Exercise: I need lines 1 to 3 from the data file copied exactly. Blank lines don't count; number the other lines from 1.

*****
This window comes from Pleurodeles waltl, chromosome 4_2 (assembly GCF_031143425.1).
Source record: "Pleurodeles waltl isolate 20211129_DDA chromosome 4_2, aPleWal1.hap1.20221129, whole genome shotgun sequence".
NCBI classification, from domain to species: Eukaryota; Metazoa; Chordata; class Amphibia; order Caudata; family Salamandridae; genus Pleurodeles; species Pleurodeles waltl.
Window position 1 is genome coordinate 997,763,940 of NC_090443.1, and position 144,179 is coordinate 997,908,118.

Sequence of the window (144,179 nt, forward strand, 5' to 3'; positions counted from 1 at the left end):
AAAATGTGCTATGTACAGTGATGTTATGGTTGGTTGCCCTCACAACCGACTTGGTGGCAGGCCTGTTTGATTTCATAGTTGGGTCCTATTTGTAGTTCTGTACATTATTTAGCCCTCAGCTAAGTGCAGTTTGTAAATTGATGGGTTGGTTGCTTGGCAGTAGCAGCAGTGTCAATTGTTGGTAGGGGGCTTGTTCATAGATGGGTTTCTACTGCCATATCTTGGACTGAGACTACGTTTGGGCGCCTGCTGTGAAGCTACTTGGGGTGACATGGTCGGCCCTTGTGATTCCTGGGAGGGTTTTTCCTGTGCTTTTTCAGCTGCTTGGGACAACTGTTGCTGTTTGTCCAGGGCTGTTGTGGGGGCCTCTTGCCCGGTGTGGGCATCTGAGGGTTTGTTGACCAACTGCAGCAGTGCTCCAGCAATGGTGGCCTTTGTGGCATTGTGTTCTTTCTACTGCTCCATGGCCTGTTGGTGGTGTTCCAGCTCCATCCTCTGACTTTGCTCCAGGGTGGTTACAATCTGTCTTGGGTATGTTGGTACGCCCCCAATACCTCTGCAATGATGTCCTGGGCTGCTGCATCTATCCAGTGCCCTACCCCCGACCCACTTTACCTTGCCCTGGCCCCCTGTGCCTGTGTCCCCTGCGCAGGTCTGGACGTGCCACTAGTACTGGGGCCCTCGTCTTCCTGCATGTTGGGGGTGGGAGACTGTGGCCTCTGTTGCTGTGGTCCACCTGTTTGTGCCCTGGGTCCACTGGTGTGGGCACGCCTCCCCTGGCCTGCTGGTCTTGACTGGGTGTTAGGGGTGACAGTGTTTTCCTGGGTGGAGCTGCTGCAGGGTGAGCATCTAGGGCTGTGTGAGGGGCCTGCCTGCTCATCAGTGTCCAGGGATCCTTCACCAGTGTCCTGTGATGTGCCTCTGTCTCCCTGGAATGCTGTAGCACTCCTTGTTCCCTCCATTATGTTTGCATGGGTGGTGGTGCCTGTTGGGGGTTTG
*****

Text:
This window comes from Pleurodeles waltl, chromosome 4_2 (assembly GCF_031143425.1).
Source record: "Pleurodeles waltl isolate 20211129_DDA chromosome 4_2, aPleWal1.hap1.20221129, whole genome shotgun sequence".
NCBI classification, from domain to species: Eukaryota; Metazoa; Chordata; class Amphibia; order Caudata; family Salamandridae; genus Pleurodeles; species Pleurodeles waltl.